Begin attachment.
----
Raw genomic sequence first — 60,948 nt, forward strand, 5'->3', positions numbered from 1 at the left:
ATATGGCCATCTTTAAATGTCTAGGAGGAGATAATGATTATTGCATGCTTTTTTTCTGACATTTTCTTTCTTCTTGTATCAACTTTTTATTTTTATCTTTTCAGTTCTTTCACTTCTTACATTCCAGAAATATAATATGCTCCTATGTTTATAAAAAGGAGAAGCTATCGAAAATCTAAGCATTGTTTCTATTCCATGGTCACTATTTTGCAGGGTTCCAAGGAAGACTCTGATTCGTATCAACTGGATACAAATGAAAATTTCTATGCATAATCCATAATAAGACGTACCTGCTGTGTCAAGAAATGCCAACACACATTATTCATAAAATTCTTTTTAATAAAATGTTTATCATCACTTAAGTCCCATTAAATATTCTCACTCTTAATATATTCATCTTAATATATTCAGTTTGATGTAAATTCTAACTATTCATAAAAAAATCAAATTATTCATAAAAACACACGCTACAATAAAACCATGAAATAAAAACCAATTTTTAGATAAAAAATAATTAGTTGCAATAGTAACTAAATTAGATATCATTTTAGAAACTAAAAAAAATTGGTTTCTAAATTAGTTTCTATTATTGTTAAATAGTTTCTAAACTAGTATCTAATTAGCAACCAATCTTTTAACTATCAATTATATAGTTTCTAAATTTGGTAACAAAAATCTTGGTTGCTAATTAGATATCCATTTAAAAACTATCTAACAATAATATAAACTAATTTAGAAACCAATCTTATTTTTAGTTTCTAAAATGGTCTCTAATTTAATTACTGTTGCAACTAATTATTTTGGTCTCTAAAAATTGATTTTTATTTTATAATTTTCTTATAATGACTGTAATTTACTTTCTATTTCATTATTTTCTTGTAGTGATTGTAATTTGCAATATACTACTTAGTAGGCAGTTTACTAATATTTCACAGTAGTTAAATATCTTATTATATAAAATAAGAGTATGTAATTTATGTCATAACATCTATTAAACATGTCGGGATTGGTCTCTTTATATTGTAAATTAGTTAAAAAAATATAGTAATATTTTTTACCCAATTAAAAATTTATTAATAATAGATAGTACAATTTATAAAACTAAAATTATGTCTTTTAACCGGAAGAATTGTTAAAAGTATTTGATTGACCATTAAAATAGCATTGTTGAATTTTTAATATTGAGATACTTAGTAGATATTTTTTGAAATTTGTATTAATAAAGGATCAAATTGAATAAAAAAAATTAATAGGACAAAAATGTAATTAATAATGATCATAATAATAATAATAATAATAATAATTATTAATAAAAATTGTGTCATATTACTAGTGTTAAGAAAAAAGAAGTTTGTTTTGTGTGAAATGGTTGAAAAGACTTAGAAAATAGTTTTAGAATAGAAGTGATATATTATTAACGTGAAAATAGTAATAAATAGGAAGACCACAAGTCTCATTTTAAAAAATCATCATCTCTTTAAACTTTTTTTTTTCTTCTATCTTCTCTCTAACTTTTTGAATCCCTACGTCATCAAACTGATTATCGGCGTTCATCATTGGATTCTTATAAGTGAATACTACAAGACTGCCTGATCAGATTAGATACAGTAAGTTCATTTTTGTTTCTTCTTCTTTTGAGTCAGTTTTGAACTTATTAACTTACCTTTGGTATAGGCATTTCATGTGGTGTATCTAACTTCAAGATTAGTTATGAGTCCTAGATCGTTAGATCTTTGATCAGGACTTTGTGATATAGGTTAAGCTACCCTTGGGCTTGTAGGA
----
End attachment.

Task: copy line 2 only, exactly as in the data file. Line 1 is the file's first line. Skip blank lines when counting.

ATATGGCCATCTTTAAATGTCTAGGAGGAGATAATGATTATTGCATGCTTTTTTTCTGACATTTTCTTTCTTCTTGTATCAACTTTTTATTTTTATCTTTTCAGTTCTTTCACTTCTTACATTCCAGAAATATAATATGCTCCTATGTTTATAAAAAGGAGAAGCTATCGAAAATCTAAGCATTGTTTCTATTCCATGGTCACTATTTTGCAGGGTTCCAAGGAAGACTCTGATTCGTATCAACTGGATACAAATGAAAATTTCTATGCATAATCCATAATAAGACGTACCTGCTGTGTCAAGAAATGCCAACACACATTATTCATAAAATTCTTTTTAATAAAATGTTTATCATCACTTAAGTCCCATTAAATATTCTCACTCTTAATATATTCATCTTAATATATTCAGTTTGATGTAAATTCTAACTATTCATAAAAAAATCAAATTATTCATAAAAACACACGCTACAATAAAACCATGAAATAAAAACCAATTTTTAGATAAAAAATAATTAGTTGCAATAGTAACTAAATTAGATATCATTTTAGAAACTAAAAAAAATTGGTTTCTAAATTAGTTTCTATTATTGTTAAATAGTTTCTAAACTAGTATCTAATTAGCAACCAATCTTTTAACTATCAATTATATAGTTTCTAAATTTGGTAACAAAAATCTTGGTTGCTAATTAGATATCCATTTAAAAACTATCTAACAATAATATAAACTAATTTAGAAACCAATCTTATTTTTAGTTTCTAAAATGGTCTCTAATTTAATTACTGTTGCAACTAATTATTTTGGTCTCTAAAAATTGATTTTTATTTTATAATTTTCTTATAATGACTGTAATTTACTTTCTATTTCATTATTTTCTTGTAGTGATTGTAATTTGCAATATACTACTTAGTAGGCAGTTTACTAATATTTCACAGTAGTTAAATATCTTATTATATAAAATAAGAGTATGTAATTTATGTCATAACATCTATTAAACATGTCGGGATTGGTCTCTTTATATTGTAAATTAGTTAAAAAAATATAGTAATATTTTTTACCCAATTAAAAATTTATTAATAATAGATAGTACAATTTATAAAACTAAAATTATGTCTTTTAACCGGAAGAATTGTTAAAAGTATTTGATTGACCATTAAAATAGCATTGTTGAATTTTTAATATTGAGATACTTAGTAGATATTTTTTGAAATTTGTATTAATAAAGGATCAAATTGAATAAAAAAAATTAATAGGACAAAAATGTAATTAATAATGATCATAATAATAATAATAATAATAATAATTATTAATAAAAATTGTGTCATATTACTAGTGTTAAGAAAAAAGAAGTTTGTTTTGTGTGAAATGGTTGAAAAGACTTAGAAAATAGTTTTAGAATAGAAGTGATATATTATTAACGTGAAAATAGTAATAAATAGGAAGACCACAAGTCTCATTTTAAAAAATCATCATCTCTTTAAACTTTTTTTTTTCTTCTATCTTCTCTCTAACTTTTTGAATCCCTACGTCATCAAACTGATTATCGGCGTTCATCATTGGATTCTTATAAGTGAATACTACAAGACTGCCTGATCAGATTAGATACAGTAAGTTCATTTTTGTTTCTTCTTCTTTTGAGTCAGTTTTGAACTTATTAACTTACCTTTGGTATAGGCATTTCATGTGGTGTATCTAACTTCAAGATTAGTTATGAGTCCTAGATCGTTAGATCTTTGATCAGGACTTTGTGATATAGGTTAAGCTACCCTTGGGCTTGTAGGA